WASHINGTON (FOX 5 DC) - By Wednesday afternoon, a Howard University graduate will be vice president of the United States of America – and her fellow alums couldn’t be any happier.
"Inspired," said Howard grad Kris Christian when asked how she was feeling about Kamala Harris becoming the nation’s first Black, African American, and female VP.
"It’s the legacy for me," added Halleemah Nash.
And Joshua Mercer said simply, "I’m proud." Mercer hosts the HU Movemakers podcast, which highlights trailblazers and move makers from Howard, and along with Nash and Christian, he joined FOX 5 Tuesday over Zoom.
"For people out there that might suffer from imposter syndrome," Mercer said. "You know they get to these high places and they feel like they don’t belong, this is just validation."
Vice President-elect Kamala Harris speaks at a memorial for victims of the coronavirus pandemic at the Lincoln Memorial on the eve of the presidential inauguration on January 19, 2021 in Washington, DC. (Photo by Michael M. Santiago/Getty Images)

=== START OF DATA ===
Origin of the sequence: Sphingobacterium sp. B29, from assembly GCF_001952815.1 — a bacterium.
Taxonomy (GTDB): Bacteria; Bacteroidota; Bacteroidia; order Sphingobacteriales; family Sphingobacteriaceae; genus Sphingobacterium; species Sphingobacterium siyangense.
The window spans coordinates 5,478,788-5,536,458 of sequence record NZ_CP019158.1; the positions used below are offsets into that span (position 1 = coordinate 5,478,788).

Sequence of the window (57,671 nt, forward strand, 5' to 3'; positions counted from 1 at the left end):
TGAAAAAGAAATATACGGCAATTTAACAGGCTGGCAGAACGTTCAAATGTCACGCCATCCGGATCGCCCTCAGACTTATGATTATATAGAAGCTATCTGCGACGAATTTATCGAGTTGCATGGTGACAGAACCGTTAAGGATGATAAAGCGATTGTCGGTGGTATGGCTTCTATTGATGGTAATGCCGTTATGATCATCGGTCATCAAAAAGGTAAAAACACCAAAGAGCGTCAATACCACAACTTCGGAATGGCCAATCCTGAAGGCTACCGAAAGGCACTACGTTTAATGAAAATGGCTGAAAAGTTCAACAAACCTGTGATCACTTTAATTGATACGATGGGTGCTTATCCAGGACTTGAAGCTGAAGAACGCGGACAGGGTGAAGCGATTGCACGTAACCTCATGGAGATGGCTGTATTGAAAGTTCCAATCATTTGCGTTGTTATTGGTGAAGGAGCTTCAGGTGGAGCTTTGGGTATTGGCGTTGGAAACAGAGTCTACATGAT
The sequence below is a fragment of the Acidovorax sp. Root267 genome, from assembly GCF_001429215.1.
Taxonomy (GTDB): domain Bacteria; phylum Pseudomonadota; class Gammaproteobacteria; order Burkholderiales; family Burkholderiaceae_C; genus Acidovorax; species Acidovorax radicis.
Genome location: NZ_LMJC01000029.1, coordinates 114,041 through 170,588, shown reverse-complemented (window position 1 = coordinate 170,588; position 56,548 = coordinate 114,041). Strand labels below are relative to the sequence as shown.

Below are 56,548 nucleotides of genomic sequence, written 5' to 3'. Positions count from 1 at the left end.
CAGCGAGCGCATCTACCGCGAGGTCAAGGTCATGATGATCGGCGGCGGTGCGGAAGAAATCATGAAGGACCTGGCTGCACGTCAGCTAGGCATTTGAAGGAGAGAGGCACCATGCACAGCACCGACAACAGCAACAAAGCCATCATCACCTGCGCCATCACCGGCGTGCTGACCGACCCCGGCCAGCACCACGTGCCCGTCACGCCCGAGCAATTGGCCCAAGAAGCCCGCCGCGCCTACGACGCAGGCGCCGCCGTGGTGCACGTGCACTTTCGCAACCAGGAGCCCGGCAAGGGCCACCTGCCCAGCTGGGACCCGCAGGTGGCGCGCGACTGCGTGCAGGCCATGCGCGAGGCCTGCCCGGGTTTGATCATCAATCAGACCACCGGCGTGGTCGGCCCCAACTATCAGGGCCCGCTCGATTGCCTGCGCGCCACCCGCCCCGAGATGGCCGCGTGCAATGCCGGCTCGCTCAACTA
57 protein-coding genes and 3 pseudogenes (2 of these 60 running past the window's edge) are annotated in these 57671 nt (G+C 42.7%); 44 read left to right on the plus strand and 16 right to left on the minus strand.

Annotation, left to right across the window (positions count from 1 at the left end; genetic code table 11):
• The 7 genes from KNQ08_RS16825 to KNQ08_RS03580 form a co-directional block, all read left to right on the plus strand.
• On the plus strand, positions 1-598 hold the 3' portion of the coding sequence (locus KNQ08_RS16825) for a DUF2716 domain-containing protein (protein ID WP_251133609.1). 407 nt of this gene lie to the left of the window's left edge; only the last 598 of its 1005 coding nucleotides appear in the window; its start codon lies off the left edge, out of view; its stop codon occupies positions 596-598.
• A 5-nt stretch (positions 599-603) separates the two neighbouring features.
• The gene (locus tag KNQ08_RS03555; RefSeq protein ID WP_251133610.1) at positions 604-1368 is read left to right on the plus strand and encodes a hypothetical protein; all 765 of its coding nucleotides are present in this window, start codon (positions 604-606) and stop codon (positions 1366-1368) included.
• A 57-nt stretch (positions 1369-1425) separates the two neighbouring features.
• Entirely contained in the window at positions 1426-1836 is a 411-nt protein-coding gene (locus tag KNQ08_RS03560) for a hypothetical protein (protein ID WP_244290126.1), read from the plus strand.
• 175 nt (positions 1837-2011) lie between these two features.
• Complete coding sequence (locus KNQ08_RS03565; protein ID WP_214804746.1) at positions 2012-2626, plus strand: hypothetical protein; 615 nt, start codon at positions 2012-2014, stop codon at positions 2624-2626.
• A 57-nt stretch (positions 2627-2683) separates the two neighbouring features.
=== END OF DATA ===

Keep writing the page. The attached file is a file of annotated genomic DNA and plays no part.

"We actually stood on the same grounds as her," Christian added. "Walked in the same hallways, were in the same yard at one point, ate at the same cafeteria."
The three alums also talked about how they hope Harris’ election leads to a better understanding of all the excellence and achievement that already comes from Howard and other HBCUs.
"I’m hoping that it really, that Howard University really gets highlighted and that Black experience," Mercer said.
The Howard University marching band participates in a rehearsal of the parade down Pennsylvania Avenue in Washington, DC on January 18, 2021, ahead of the inauguration of US President-elect Joe Biden and Vice President-elect Kamala Harris. (Photo by
And so, when Howard’s Showtime Marching Band escorts the vice president-elect into the inauguration Wednesday, these graduates will be thinking about the school they came from – and the endless possibilities of what may still be.
"Howard began as an institution that was created to educate people that were denied education because of the color of their skin," explained Nash. "And now that story is going to be connected to the leadership of the country and a position that has global influence."